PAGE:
tEXt tells the story of a woman who, after breaking up with her boyfriend, spends time at her friend’s house. She receives a text from her ex, and soon comes to realise that he may be closer than he states.
Dubbed by the creators as a modern day take on silent films blended with horror, tEXt relies on the build up of the text messages and strong body language by the actors in order to move the story along. However, with several pacing issues, a lack of suspense, and a predictable ending, the film falls apart and is easy forgettable. It is a straightforward story that doesn’t take any risks. When watching, you expect something to happen to take it to the next level. It doesn’t.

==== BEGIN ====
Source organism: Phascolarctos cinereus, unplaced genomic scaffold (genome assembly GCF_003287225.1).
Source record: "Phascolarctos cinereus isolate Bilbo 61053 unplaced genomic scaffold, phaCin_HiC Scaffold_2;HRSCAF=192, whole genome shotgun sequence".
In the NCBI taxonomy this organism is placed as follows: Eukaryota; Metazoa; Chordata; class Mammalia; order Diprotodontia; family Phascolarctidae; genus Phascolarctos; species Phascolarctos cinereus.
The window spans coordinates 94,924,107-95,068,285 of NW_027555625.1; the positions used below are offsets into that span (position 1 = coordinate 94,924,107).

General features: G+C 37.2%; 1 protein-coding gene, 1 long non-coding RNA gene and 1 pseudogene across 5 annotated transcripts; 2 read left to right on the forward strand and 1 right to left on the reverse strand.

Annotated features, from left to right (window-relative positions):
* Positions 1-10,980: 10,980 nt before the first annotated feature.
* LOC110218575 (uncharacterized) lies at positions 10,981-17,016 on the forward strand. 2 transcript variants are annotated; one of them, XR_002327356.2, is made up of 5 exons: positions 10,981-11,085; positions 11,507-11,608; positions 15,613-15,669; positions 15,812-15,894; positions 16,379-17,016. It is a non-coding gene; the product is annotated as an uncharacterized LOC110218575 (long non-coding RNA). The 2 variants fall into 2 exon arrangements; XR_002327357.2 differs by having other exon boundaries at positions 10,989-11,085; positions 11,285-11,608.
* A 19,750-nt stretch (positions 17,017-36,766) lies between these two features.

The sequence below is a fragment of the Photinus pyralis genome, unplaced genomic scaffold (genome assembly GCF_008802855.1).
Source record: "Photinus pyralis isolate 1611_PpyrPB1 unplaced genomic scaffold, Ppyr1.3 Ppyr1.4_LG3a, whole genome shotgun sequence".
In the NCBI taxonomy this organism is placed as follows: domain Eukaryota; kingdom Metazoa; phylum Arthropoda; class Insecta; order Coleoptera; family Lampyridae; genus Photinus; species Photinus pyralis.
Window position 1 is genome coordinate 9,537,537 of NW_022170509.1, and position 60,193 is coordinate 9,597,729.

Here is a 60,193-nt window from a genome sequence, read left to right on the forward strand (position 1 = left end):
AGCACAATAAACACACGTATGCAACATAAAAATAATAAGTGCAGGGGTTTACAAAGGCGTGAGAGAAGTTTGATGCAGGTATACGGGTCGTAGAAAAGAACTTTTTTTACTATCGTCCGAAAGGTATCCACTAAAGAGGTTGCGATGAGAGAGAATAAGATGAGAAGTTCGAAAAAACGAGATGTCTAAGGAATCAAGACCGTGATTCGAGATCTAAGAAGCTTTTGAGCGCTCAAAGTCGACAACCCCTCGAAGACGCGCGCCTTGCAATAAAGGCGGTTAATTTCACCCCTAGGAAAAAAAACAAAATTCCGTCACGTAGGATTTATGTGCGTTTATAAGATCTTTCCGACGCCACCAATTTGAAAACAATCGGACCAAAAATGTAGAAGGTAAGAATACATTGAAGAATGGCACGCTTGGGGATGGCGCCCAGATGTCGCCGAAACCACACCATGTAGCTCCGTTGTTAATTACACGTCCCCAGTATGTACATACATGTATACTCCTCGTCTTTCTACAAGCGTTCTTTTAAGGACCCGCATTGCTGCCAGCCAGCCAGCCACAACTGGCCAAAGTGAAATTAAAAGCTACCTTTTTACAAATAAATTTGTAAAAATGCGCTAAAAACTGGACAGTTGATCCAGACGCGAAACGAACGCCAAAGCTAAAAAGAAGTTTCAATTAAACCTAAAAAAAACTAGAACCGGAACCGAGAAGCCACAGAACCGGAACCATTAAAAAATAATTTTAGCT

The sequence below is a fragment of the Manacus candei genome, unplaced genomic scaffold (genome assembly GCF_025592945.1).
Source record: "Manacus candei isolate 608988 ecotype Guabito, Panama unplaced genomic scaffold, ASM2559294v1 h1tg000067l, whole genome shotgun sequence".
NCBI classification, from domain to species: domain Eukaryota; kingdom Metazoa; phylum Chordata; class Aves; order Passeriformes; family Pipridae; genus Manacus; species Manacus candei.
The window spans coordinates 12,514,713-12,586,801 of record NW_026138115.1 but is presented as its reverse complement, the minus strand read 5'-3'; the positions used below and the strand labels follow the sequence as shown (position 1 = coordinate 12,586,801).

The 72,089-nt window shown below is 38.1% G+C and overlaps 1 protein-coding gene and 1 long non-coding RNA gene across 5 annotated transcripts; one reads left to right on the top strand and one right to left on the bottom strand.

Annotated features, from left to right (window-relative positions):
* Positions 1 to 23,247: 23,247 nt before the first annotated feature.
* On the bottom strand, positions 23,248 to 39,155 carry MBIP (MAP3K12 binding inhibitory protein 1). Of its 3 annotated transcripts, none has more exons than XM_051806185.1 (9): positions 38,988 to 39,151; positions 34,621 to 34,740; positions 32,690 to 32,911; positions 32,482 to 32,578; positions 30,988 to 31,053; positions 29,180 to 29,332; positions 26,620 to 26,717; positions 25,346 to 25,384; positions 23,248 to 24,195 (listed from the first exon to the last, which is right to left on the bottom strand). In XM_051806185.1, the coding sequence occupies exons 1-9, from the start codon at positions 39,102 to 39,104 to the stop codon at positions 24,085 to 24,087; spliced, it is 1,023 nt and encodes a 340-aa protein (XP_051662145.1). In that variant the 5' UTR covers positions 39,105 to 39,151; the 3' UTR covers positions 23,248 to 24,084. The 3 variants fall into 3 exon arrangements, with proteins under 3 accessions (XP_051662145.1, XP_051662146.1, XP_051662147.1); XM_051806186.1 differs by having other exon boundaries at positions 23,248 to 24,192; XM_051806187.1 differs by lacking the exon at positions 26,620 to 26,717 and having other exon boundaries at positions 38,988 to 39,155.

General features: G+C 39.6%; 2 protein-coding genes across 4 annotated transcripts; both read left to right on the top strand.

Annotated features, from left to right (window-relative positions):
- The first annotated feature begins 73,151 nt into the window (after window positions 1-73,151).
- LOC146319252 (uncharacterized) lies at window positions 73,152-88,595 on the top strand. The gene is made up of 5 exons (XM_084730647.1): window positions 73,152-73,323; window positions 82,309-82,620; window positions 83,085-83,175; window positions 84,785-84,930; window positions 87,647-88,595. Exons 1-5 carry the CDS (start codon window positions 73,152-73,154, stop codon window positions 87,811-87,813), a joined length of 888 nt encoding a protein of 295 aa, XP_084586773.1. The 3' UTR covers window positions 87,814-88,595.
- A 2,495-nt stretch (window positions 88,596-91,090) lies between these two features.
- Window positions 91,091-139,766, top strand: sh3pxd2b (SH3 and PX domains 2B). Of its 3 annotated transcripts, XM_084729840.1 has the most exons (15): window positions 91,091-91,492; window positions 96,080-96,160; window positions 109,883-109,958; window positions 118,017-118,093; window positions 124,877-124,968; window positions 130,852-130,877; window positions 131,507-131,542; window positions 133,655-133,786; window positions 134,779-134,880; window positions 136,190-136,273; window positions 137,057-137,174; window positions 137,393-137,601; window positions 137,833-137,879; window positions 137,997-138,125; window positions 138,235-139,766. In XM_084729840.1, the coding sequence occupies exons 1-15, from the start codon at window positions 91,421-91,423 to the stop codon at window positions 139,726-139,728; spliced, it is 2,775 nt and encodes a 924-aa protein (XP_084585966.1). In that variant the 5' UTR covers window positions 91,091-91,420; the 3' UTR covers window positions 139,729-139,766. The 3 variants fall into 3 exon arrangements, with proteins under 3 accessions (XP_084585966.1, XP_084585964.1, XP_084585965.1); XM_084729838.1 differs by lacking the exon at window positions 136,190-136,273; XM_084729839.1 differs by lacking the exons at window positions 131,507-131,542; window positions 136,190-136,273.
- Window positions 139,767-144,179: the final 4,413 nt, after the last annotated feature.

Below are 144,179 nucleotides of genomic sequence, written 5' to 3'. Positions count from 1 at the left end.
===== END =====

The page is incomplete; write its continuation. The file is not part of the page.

The high point of the film is the gorgeous shots and brilliant camera work. That alone can’t save a film though. We’re offered nothing new, and even lead actress, Kelsey Samara Dacci, doesn’t seem to believe in what she’s portraying. There’s a lack of urgency in her performance, as if she’s not even scared about the events happening around her.
A lack of suspense with zero frights, tEXT’s problem starts with its script and story, effectively bringing down the rest of the film.